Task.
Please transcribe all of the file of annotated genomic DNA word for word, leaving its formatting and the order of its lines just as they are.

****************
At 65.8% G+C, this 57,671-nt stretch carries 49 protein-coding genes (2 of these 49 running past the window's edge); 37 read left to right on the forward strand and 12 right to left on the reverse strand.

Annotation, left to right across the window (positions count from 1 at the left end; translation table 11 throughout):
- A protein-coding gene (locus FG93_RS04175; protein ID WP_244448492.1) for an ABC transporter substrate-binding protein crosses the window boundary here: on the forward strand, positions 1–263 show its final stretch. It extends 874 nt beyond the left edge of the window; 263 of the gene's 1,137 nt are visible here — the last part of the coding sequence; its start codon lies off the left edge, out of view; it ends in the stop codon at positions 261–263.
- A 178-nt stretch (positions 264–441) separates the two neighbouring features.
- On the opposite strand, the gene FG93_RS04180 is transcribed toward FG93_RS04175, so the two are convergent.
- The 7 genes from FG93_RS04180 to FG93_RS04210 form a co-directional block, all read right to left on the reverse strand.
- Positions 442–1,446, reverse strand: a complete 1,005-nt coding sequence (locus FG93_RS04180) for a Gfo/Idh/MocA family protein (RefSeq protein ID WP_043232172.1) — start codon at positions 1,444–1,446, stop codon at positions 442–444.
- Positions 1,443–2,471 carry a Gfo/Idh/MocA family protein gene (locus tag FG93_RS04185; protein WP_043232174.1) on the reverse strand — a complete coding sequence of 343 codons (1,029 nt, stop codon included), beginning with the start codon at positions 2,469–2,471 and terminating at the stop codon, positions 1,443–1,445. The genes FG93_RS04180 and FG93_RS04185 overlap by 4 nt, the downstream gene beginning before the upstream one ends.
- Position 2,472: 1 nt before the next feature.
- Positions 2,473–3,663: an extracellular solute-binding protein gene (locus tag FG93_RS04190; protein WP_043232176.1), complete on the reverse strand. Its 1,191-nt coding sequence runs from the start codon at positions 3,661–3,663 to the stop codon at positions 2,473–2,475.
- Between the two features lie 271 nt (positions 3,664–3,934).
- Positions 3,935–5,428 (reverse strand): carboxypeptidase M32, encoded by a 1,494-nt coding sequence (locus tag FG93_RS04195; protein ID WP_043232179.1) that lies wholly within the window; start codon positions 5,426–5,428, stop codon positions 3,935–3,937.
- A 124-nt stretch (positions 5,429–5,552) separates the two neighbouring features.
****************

At 65.8% G+C, this 57,671-nt stretch carries 49 protein-coding genes (2 of these 49 running past the window's edge); 37 read left to right on the forward strand and 12 right to left on the reverse strand.

Annotation, left to right across the window (positions count from 1 at the left end; translation table 11 throughout):
- A protein-coding gene (locus FG93_RS04175; protein ID WP_244448492.1) for an ABC transporter substrate-binding protein crosses the window boundary here: on the forward strand, positions 1–263 show its final stretch. It extends 874 nt beyond the left edge of the window; 263 of the gene's 1,137 nt are visible here — the last part of the coding sequence; its start codon lies off the left edge, out of view; it ends in the stop codon at positions 261–263.
- A 178-nt stretch (positions 264–441) separates the two neighbouring features.
- On the opposite strand, the gene FG93_RS04180 is transcribed toward FG93_RS04175, so the two are convergent.
- The 7 genes from FG93_RS04180 to FG93_RS04210 form a co-directional block, all read right to left on the reverse strand.
- Positions 442–1,446, reverse strand: a complete 1,005-nt coding sequence (locus FG93_RS04180) for a Gfo/Idh/MocA family protein (RefSeq protein ID WP_043232172.1) — start codon at positions 1,444–1,446, stop codon at positions 442–444.
- Positions 1,443–2,471 carry a Gfo/Idh/MocA family protein gene (locus tag FG93_RS04185; protein WP_043232174.1) on the reverse strand — a complete coding sequence of 343 codons (1,029 nt, stop codon included), beginning with the start codon at positions 2,469–2,471 and terminating at the stop codon, positions 1,443–1,445. The genes FG93_RS04180 and FG93_RS04185 overlap by 4 nt, the downstream gene beginning before the upstream one ends.
- Position 2,472: 1 nt before the next feature.
- Positions 2,473–3,663: an extracellular solute-binding protein gene (locus tag FG93_RS04190; protein WP_043232176.1), complete on the reverse strand. Its 1,191-nt coding sequence runs from the start codon at positions 3,661–3,663 to the stop codon at positions 2,473–2,475.
- Between the two features lie 271 nt (positions 3,664–3,934).
- Positions 3,935–5,428 (reverse strand): carboxypeptidase M32, encoded by a 1,494-nt coding sequence (locus tag FG93_RS04195; protein ID WP_043232179.1) that lies wholly within the window; start codon positions 5,426–5,428, stop codon positions 3,935–3,937.
- A 124-nt stretch (positions 5,429–5,552) separates the two neighbouring features.